Campbell said. “We are keen to discuss with private sector staff
and employers how Scie’s work can help them improve quality and

“We want private sector managers and staff, often working in
isolation and with limited access to training opportunities, to
access through Scie’s services knowledge that will improve their


Deputy mayor of New York speaks to

An interview with the deputy mayor of New York in which he
talked about the aftermath of the September 11 tragedy was relayed
to delegates at the National Social Services
Conference, writes David Callaghan.

The Local Government Association’s head of social affairs John
Ransford travelled to New York to talk to Anthony Coles about the
efforts made by the city’s leadership to return it to some
normality and revive the morale of citizens.

Coles apologised for not being able to attend the conference in
person, but explained how the terrorist attack had been the
preoccupation of everyone in New York.

He said the city had been forced to ‘peg back’ budgets by 15 per
cent because a downturn in the city’s economy will reduce civic
revenues by an estimated $1 billion in this financial year. Tax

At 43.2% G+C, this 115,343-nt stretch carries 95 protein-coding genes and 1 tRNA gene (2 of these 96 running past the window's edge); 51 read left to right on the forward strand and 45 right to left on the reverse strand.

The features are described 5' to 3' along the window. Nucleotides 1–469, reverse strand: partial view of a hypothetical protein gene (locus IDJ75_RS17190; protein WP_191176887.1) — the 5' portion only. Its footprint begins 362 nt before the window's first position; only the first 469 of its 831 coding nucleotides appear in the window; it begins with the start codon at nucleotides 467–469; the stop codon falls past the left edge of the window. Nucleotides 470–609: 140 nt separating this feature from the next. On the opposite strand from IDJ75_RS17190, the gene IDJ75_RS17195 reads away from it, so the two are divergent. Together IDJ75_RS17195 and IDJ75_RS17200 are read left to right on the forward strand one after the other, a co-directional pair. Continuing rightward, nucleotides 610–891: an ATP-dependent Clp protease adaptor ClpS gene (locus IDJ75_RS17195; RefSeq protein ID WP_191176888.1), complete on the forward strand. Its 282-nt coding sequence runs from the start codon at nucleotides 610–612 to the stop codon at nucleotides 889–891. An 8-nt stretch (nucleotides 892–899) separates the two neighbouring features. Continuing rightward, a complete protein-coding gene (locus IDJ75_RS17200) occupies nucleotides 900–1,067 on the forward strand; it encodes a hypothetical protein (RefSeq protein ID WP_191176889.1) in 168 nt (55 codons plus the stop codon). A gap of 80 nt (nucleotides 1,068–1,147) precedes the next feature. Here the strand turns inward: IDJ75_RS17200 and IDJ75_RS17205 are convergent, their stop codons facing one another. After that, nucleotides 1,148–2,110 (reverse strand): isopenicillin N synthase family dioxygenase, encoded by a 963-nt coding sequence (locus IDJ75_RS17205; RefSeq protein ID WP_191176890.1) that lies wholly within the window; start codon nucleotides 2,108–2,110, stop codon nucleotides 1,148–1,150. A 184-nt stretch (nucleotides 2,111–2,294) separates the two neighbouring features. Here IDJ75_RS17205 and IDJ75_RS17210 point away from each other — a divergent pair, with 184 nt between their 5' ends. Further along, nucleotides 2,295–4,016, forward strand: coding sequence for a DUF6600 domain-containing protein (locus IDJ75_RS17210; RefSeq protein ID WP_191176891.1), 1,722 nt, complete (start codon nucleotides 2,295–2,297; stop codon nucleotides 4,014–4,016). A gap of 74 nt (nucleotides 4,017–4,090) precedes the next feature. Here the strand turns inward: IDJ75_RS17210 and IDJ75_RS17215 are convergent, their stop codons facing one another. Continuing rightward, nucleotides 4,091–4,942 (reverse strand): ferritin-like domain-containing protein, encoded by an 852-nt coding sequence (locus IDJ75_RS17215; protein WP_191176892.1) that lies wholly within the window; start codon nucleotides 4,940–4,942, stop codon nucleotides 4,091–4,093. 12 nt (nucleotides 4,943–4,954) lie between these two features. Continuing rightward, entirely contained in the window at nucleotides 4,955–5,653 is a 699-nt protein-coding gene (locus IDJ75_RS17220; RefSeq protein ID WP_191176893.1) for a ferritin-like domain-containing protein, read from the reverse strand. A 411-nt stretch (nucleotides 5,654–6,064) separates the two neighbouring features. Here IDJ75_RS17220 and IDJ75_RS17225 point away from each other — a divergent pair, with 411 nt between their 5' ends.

rises have been ruled out, he said, and there may even be tax cuts
to stimulate the economy.

Video clips of New York’s mayor Rudolph Giuliani giving a
briefing on the financial implications of the attacks were also

Ransford said: ‘The most encouraging thing we found was the
absolute absence of rancour. But there is a search for
understanding for why this happened and not a thirst for

He said this country could learn from the Americans’ resolve,
and use their experience to address problems such as

Closer working arrangements delayed six

Progress towards closer working between health and social
services will be delayed by at least six months as a result of
internal restructuring within the NHS, local authorities warned,
writes Lauren Revans.

Delegates attending a policy session on the way forward for
health and social care heard that the changes outlined in
government’s document published this summer, Shifting the Balance
of Power in the NHS, would leave health organisations with no